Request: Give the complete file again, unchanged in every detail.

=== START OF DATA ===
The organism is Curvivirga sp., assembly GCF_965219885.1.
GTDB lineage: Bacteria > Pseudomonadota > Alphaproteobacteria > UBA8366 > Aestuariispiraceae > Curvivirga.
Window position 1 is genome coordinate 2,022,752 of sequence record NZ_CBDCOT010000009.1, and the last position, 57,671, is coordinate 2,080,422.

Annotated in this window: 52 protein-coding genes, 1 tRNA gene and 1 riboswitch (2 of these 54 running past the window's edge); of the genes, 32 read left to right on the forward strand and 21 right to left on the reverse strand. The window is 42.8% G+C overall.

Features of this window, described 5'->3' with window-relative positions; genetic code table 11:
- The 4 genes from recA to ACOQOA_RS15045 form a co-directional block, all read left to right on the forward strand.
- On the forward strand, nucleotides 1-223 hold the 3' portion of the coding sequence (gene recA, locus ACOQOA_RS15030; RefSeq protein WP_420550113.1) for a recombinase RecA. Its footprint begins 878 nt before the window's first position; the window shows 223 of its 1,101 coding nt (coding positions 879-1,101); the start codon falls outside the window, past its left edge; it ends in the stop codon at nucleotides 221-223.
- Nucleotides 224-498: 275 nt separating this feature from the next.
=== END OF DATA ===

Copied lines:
The organism is Curvivirga sp., assembly GCF_965219885.1.
GTDB lineage: Bacteria > Pseudomonadota > Alphaproteobacteria > UBA8366 > Aestuariispiraceae > Curvivirga.
Window position 1 is genome coordinate 2,022,752 of sequence record NZ_CBDCOT010000009.1, and the last position, 57,671, is coordinate 2,080,422.

Annotated in this window: 52 protein-coding genes, 1 tRNA gene and 1 riboswitch (2 of these 54 running past the window's edge); of the genes, 32 read left to right on the forward strand and 21 right to left on the reverse strand. The window is 42.8% G+C overall.

Features of this window, described 5'->3' with window-relative positions; genetic code table 11:
- The 4 genes from recA to ACOQOA_RS15045 form a co-directional block, all read left to right on the forward strand.
- On the forward strand, nucleotides 1-223 hold the 3' portion of the coding sequence (gene recA, locus ACOQOA_RS15030; RefSeq protein WP_420550113.1) for a recombinase RecA. Its footprint begins 878 nt before the window's first position; the window shows 223 of its 1,101 coding nt (coding positions 879-1,101); the start codon falls outside the window, past its left edge; it ends in the stop codon at nucleotides 221-223.
- Nucleotides 224-498: 275 nt separating this feature from the next.